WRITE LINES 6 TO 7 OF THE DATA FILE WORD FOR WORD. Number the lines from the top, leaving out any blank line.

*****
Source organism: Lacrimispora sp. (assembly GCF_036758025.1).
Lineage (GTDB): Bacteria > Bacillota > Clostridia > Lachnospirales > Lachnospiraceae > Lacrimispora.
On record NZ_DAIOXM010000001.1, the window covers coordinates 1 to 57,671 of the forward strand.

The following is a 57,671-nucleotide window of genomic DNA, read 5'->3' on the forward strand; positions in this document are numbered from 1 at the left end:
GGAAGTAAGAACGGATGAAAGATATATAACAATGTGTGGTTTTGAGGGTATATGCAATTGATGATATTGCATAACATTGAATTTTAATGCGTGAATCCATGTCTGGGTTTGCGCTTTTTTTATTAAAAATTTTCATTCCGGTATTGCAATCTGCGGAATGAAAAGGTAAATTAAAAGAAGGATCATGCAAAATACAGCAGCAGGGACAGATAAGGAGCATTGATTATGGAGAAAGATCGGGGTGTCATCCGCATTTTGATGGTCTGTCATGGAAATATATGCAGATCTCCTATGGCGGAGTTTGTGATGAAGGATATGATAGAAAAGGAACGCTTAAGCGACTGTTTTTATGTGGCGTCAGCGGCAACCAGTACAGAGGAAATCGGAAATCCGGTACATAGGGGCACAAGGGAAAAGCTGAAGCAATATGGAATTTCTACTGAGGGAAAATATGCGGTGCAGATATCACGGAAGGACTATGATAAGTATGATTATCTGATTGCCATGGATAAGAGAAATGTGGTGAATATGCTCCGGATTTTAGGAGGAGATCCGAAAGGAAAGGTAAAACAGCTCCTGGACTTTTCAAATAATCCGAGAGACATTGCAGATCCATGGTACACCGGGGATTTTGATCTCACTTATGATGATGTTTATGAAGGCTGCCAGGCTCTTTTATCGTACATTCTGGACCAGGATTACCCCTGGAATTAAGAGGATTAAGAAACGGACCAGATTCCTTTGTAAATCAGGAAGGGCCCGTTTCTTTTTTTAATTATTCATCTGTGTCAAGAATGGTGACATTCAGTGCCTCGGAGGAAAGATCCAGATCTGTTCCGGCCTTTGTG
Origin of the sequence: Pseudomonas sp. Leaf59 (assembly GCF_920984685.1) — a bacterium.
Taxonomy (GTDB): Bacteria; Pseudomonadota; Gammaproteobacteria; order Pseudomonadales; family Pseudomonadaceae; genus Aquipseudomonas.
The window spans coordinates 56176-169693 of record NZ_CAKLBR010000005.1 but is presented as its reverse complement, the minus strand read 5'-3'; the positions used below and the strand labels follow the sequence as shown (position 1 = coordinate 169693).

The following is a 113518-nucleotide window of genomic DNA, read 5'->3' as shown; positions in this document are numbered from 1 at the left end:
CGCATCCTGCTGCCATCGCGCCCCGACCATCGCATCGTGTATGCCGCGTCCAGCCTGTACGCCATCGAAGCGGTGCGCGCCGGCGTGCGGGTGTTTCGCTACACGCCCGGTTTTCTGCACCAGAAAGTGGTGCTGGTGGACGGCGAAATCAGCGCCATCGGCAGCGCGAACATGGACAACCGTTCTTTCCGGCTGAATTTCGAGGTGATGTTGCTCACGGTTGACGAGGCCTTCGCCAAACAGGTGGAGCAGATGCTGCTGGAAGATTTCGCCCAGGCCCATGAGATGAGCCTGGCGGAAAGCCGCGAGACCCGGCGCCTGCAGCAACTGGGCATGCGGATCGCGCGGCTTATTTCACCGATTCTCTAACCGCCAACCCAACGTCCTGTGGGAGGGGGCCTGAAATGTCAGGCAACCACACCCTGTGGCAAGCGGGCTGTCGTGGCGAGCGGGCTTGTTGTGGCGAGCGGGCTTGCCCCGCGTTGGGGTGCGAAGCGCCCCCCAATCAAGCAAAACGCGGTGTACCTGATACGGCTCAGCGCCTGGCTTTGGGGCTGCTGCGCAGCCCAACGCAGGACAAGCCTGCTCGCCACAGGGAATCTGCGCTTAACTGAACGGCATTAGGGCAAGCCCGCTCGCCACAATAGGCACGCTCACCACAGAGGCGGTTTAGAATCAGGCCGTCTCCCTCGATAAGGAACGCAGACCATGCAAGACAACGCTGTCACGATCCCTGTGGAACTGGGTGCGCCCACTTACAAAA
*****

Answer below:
Origin of the sequence: Pseudomonas sp. Leaf59 (assembly GCF_920984685.1) — a bacterium.
Taxonomy (GTDB): Bacteria; Pseudomonadota; Gammaproteobacteria; order Pseudomonadales; family Pseudomonadaceae; genus Aquipseudomonas.